A sting from a Portuguese Man o’ War (Physalia physalis) jellyfish can be excruciatingly painful, and although the stings suffered by seven bathers in the Costa Blanca holiday resort on the southeastern coast of Spain were only “minor,” five of those stung were taken to hospital.
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That was enough for authorities to temporarily close three beaches, while lifeguards removed the creatures from the beaches.
Monica Gomez, Benidorm Councillor for Beaches, confirmed: “As a precautionary measure bathing was banned and the red flag hoisted for an hour at the main Levante and Poniente beaches, and for more than two hours at Mal Pas beach.
“Seven people were treated for minor stings caused by the jellyfish-like creatures at Mal Pas beach.
“Five were taken to Villajoyosa Hospital, as part of protocol and as a precautionary measure. We have acted swiftly and diligently and banned bathing until we were sure there were no more Portuguese Men O’War in the water.”
Five of the seven sunbathers were taken to hospital
Although they are referred to as “jellyfish,” the Portuguese Man o’ War resembles that of an 18th-century Portuguese warship under full sail, according to the National Ocean Service.
Their tentacles can extend up to 100 feet in length. Trailing with it is a gas-filled bladder, which may be blue, violet, or pink.
The long, thin tendrils are composed of venom-filled nematocysts, which can paralyze fish and other small creatures. They often travel the warm ocean currents in groups of up to 1,000.
Their stings are rarely deadly to humans, although they are very painful. To children, the elderly, or those with allergic reactions, they can cause fever, shock, and respiratory distress, according to Divers Alert Network.
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There is another, more deadly jellyfish swimming in our oceans—one of the more dangerous and venomous jellyfish in the world. It is the four-handed box jellyfish (Chiropsalmus quadrumanus), also known as sea wasps, stingers, or jelly wasps.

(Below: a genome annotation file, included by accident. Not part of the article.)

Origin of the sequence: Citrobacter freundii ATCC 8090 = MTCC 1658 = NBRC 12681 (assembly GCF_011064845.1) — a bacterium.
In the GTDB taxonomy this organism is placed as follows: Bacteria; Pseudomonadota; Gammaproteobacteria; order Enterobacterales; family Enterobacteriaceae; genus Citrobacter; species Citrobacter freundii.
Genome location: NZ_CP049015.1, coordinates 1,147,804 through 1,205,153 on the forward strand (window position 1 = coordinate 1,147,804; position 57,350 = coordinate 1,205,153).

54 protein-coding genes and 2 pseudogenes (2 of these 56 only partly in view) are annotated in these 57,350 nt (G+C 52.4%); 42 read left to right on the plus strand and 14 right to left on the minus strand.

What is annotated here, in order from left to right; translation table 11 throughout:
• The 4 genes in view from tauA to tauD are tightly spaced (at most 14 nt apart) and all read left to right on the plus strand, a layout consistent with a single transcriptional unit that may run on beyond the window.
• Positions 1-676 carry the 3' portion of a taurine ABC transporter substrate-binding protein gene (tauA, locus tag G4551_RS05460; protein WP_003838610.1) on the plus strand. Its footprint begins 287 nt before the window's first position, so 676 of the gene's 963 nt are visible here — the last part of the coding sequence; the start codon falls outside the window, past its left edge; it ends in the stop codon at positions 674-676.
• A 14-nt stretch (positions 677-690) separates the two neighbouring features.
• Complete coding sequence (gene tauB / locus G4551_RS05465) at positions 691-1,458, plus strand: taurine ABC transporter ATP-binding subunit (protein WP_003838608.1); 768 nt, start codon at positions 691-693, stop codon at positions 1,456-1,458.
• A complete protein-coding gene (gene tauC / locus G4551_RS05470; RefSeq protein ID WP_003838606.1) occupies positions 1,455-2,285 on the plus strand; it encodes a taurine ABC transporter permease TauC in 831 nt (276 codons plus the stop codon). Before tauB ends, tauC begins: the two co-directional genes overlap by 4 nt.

The box jellyfish are often found in the warm waters around Australia, the western Atlantic Ocean, the Gulf of Mexico, and the Pacific Ocean.
Each tentacle contains millions of stinging cells, and they release venom upon contact with a victim, targeting the heart, nervous system, and skin. They are known to kill humans faster than any other venomous creature, and victims can die in as little as three minutes after a sting.
While there is no official tally, it is believed around 100 or more people die each year from encounters with box jellyfish, according to Live Science.
One 10-year-old child, Rachael Shardlow, was stung by a box jellyfish in 2010 and miraculously lived to tell the tale. She was 14 miles upstream in the Calliope River in Queensland, Australia, when the deadly tentacles wrapped themselves around her leg and stung her—she then fell unconscious, reported the Australian Broadcasting Corporation (ABC). She was saved from drowning by her 13-year-old brother, who dragged her out of the water and onto the riverbank.
If you're going to Spain this summer, you need to know about this.
“I don’t know of anybody in the entire literature where we’ve studied this where someone has had such an extensive sting that has survived,” Zoology and tropical ecology associate professor at James Cook University, Jamie Seymour, told ABC after he saw photos of the girl’s injuries.
“When I first saw the pictures of the injuries I just went, ‘You know, to be honest, this kid should not be alive.’ I mean they are horrific,” Seymour added.
After having 30 percent of her body covered in tentacles, young Rachael went into cardiac arrest and stopped breathing, reported The Observer.
She was revived and put into an induced coma for three days to help deal with the pain and needed a compression bandage for six months. “Thank God she survived,” said her mother, Ruth.
Recommendations If You Happen to Be Stung by a Box Jellyfish
Prevention is better than a cure as they say, and this holds even truer in cases of jellyfish stings. According to Divers Alert Network, it is important to research the area that you intend to swim in and avoid jellyfish habitats where you can.
If stung by a jellyfish, it is important to follow these steps:
- Activate local emergency medical services.
- Monitor victim’s airway, breathing, and circulation. Be prepared to perform CPR at any moment (particularly if you suspect a box jellyfish sting).
- Avoid rubbing the area.
- Apply household vinegar to the area. Generously pour or spray the area with vinegar for no less than 30 seconds to neutralize any invisible remnants. Let the vinegar stand for a few minutes before doing anything else.
- Wash the area with seawater (or saline). Use a syringe with a steady stream of water to help remove any tentacle remains. Do not rub.
- Apply heat. Immerse the affected area in hot water (upper limit of 113°F/45°C) for 30 to 90 minutes.
- Always seek an emergency medical evaluation.